In my capstone class for future secondary math teachers, I ask my students to come up with ideas for *engaging* their students with different topics in the secondary mathematics curriculum. In other words, the point of the assignment was not to devise a full-blown lesson plan on this topic. Instead, I asked my students to think about three different ways of getting their students interested in the topic in the first place.

I plan to share some of the best of these ideas on this blog (after asking my students’ permission, of course).

This student submission comes from my former student Emma White. Her topic, from Precalculus: finding the equation of a circle.

**How has this topic appeared in pop culture (movies, TV, current music, video games, etc.)?**

Ironically, this morning on the way to class I received a notification saying Coldplay dropped a new album called “ Music of the Spheres” and I couldn’t help but look into it more! Although we are talking about circles, as mathematicians (or other people who came across this blog), we realize that circles and spheres are related in some ways. Although that is a discussion for another time, I want to focus on this album and how it relates to our world. Circles are used in various ways when it comes to the “circle of life” or “time on a ticking clock”. One song talks about “Humankind” and how we’re designed. This is a continuous cycle as humans pass away and are born and the cycle continues. While this may be a more serious thing to think about, life happens and cycles (we also see this in history and cycles of conflicts, wars, and much more). Furthermore (and maybe on a more lighthearted feel), we see the concept of circle in “The Circle of Life” as seen in “The Lion King”. I encourage you to look at the lyrics below:

“From the day we arrive on the planet

And, blinking, step into the sun

There’s more to see than can ever be seen

More to do than can ever be done

There’s far too much to take in here

More to find than can ever be found

But the sun rolling high

Through the sapphire sky

Keeps great and small on the endless round

It’s the circle of life

And it moves us all

Through despair and hope

Through faith and love

‘Til we find our place

On the path unwinding

In the circle

The circle of life.”

Source: LyricFind

Songwriters: Elton John / Tim Rice

Circle of Life lyrics © Walt Disney Music Company

Whatever your background may be, we can agree that much in life happens in cycles (think of cells as well!) and that is done in a metaphorical circular motion. The moon rotates around the sun, the planets rotate around the sun, and so forth. Many songs capture the concept of “circling” or time (think of the Sundial), and I bet if we took the time to really dig deep, we could find more songs with this concept more than we think.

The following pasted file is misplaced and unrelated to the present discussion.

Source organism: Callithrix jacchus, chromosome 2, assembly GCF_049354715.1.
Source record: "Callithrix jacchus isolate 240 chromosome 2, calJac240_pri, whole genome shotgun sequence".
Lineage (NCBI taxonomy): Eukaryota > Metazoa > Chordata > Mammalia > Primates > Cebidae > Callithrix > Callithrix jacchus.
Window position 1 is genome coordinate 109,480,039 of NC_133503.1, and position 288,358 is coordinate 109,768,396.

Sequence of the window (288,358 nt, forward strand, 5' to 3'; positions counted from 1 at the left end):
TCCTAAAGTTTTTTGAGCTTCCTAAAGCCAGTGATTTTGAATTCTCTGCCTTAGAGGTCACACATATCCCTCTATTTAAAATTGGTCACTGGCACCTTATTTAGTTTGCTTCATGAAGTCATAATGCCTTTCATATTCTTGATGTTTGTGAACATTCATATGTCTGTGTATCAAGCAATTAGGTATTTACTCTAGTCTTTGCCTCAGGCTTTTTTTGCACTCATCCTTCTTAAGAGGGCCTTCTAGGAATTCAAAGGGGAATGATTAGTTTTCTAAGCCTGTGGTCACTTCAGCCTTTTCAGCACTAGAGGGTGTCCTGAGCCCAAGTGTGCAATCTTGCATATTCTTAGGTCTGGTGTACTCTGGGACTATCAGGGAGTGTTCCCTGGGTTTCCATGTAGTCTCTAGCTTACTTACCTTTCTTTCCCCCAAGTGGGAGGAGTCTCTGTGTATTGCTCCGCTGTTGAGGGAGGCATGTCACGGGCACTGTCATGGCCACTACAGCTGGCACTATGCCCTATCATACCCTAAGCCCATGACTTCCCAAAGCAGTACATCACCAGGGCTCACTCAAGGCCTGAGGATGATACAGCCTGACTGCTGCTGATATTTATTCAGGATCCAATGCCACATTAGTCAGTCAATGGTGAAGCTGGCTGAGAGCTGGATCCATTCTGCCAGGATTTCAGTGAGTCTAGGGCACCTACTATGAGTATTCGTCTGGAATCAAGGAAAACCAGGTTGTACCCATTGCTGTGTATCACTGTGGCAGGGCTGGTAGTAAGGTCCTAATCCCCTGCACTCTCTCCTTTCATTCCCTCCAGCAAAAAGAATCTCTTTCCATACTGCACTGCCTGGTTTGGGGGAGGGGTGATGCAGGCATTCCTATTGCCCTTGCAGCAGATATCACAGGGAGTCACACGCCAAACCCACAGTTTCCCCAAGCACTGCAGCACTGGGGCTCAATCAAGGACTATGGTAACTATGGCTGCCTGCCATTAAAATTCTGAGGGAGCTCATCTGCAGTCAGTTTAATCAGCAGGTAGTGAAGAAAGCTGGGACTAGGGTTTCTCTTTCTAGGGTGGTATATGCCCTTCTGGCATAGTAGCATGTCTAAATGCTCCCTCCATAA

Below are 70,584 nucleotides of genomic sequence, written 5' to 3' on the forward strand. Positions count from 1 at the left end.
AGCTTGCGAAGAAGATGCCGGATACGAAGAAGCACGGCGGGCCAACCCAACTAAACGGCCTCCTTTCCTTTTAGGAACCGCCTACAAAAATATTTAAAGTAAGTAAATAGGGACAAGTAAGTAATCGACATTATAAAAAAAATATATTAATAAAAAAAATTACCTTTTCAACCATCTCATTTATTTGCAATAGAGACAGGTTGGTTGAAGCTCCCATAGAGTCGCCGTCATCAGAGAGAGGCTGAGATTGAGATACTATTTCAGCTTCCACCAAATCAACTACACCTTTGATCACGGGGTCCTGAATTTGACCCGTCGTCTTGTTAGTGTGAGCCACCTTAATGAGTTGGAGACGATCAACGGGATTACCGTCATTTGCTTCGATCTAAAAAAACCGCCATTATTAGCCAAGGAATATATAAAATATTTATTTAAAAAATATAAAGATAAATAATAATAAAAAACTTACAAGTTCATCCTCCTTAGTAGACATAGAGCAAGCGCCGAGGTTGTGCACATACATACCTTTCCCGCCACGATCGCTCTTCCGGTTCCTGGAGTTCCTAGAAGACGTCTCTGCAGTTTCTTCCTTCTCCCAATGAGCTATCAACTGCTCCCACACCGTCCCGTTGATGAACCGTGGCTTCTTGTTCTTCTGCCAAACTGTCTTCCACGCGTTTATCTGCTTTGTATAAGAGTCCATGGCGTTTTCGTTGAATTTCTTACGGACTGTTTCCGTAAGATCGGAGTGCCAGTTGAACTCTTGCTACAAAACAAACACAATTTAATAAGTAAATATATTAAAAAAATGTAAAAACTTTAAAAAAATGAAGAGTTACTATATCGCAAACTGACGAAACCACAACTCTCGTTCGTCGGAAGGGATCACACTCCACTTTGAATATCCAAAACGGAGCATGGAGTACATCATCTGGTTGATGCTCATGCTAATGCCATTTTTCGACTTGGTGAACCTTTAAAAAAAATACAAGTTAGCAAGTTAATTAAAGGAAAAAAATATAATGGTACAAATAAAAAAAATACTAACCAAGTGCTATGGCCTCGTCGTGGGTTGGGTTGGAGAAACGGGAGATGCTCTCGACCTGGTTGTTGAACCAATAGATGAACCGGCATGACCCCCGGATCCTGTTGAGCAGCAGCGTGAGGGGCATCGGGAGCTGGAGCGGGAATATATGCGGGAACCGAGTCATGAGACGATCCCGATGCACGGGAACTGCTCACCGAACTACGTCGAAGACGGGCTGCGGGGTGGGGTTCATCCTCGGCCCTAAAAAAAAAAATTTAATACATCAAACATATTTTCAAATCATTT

**What interesting things can you say about the people who contributed to the discovery and/or the development of this topic?**

According to many articles, the discovery of the circle goes way back before recorded history. It started with the Egyptians (the inventors of Geometry) who invented the wheel. I find this intriguing that the people following the Egyptians “investigated” a simple man made tool, the wheel, to go about finding the equation of a circle. I want to emphasize this point because there is so much in life relating to math if only we stop to look and/or think about it more in depth! Furthermore, Euclid (naturally), contributed to the finding of the properties of the circle and “problems of inscribing polygons” (“Circle”, n.d.). Around 650 BC, Thales, a mathematical philosopher who contributed to various elementary geometry theorems, contributed to the theorems regarding circles. Nearly 400 years later, Apollonius, “a Greek mathematician known as ‘The Great Geometer’”, also contributed to the finding of the equation for a circle, specifically the equation itself (J J O’Connor and E F Roberts). He founded the bipolar equation “ represent[ing] a circle whose centre divides the line segment between the two fixed points of the system in the ratio *n * to *m*” (“Circle”, n.d.). Needless to say, the people who helped create this equation were years apart and it’s pretty cool to see how their work built off of each other over time.

**How can technology (YouTube, Khan Academy [khanacademy.org], Vi Hart, Geometers Sketchpad, graphing calculators, etc.) be used to effectively engage students with this topic?**

When it comes to the equation of a circle, using technology would be a great way to visually show students what is happening and understand where the equation comes from. KhanAcademy is a great resource for students to work through problems and furthermore, Desmos could be a resource for students to use at home for homework to check their work and understand how different values for ‘x’ and ‘y’ change the circle. A beneficial video to share/watch with your students would be “Lesson Video: Equation of a Circle”, for it provides a visual representation of how to derive the equation (I think exposing students to how to derive the equation will make the equation easier to understand and how the equation formulated). Giving your students technological resources is beneficial and I bet the students appreciate having multiple resources to help them become more understanding of the subject matter.

http://mathworld.wolfram.com/Circle.html

https://mathshistory.st-andrews.ac.uk/Curves/Circle/

https://mathshistory.st-andrews.ac.uk/Biographies/Apollonius/